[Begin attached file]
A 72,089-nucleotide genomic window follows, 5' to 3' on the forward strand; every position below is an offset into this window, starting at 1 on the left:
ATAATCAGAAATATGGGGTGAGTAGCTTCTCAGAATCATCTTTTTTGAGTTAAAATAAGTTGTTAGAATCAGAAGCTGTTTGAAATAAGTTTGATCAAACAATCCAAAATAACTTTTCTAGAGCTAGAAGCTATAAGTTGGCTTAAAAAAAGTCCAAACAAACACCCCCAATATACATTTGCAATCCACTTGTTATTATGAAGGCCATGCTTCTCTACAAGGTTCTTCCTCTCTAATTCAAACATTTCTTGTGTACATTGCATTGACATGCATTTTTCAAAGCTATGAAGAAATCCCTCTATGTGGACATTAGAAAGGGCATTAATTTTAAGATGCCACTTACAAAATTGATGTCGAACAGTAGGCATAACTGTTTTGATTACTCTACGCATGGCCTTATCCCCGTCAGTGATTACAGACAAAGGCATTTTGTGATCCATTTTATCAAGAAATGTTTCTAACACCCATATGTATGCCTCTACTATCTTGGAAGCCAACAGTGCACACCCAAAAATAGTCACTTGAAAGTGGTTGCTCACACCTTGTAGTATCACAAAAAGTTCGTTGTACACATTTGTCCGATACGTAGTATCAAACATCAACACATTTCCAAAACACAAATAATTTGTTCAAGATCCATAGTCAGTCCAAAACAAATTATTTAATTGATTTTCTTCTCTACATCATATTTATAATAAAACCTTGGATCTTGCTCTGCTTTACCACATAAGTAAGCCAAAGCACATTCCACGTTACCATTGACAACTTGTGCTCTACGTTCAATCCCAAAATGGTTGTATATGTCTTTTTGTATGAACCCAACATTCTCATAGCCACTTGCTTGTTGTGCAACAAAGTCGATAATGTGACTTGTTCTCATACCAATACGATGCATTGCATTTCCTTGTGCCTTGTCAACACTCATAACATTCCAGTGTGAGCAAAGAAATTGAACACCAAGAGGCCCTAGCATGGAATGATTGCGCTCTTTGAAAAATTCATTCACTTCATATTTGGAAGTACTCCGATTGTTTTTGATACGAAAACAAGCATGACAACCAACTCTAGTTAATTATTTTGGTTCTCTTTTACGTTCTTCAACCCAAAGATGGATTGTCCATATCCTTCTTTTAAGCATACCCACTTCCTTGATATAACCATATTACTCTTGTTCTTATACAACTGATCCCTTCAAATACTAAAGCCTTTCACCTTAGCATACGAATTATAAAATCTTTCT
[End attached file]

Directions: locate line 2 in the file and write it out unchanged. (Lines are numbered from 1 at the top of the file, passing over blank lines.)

ATAATCAGAAATATGGGGTGAGTAGCTTCTCAGAATCATCTTTTTTGAGTTAAAATAAGTTGTTAGAATCAGAAGCTGTTTGAAATAAGTTTGATCAAACAATCCAAAATAACTTTTCTAGAGCTAGAAGCTATAAGTTGGCTTAAAAAAAGTCCAAACAAACACCCCCAATATACATTTGCAATCCACTTGTTATTATGAAGGCCATGCTTCTCTACAAGGTTCTTCCTCTCTAATTCAAACATTTCTTGTGTACATTGCATTGACATGCATTTTTCAAAGCTATGAAGAAATCCCTCTATGTGGACATTAGAAAGGGCATTAATTTTAAGATGCCACTTACAAAATTGATGTCGAACAGTAGGCATAACTGTTTTGATTACTCTACGCATGGCCTTATCCCCGTCAGTGATTACAGACAAAGGCATTTTGTGATCCATTTTATCAAGAAATGTTTCTAACACCCATATGTATGCCTCTACTATCTTGGAAGCCAACAGTGCACACCCAAAAATAGTCACTTGAAAGTGGTTGCTCACACCTTGTAGTATCACAAAAAGTTCGTTGTACACATTTGTCCGATACGTAGTATCAAACATCAACACATTTCCAAAACACAAATAATTTGTTCAAGATCCATAGTCAGTCCAAAACAAATTATTTAATTGATTTTCTTCTCTACATCATATTTATAATAAAACCTTGGATCTTGCTCTGCTTTACCACATAAGTAAGCCAAAGCACATTCCACGTTACCATTGACAACTTGTGCTCTACGTTCAATCCCAAAATGGTTGTATATGTCTTTTTGTATGAACCCAACATTCTCATAGCCACTTGCTTGTTGTGCAACAAAGTCGATAATGTGACTTGTTCTCATACCAATACGATGCATTGCATTTCCTTGTGCCTTGTCAACACTCATAACATTCCAGTGTGAGCAAAGAAATTGAACACCAAGAGGCCCTAGCATGGAATGATTGCGCTCTTTGAAAAATTCATTCACTTCATATTTGGAAGTACTCCGATTGTTTTTGATACGAAAACAAGCATGACAACCAACTCTAGTTAATTATTTTGGTTCTCTTTTACGTTCTTCAACCCAAAGATGGATTGTCCATATCCTTCTTTTAAGCATACCCACTTCCTTGATATAACCATATTACTCTTGTTCTTATACAACTGATCCCTTCAAATACTAAAGCCTTTCACCTTAGCATACGAATTATAAAATCTTTCT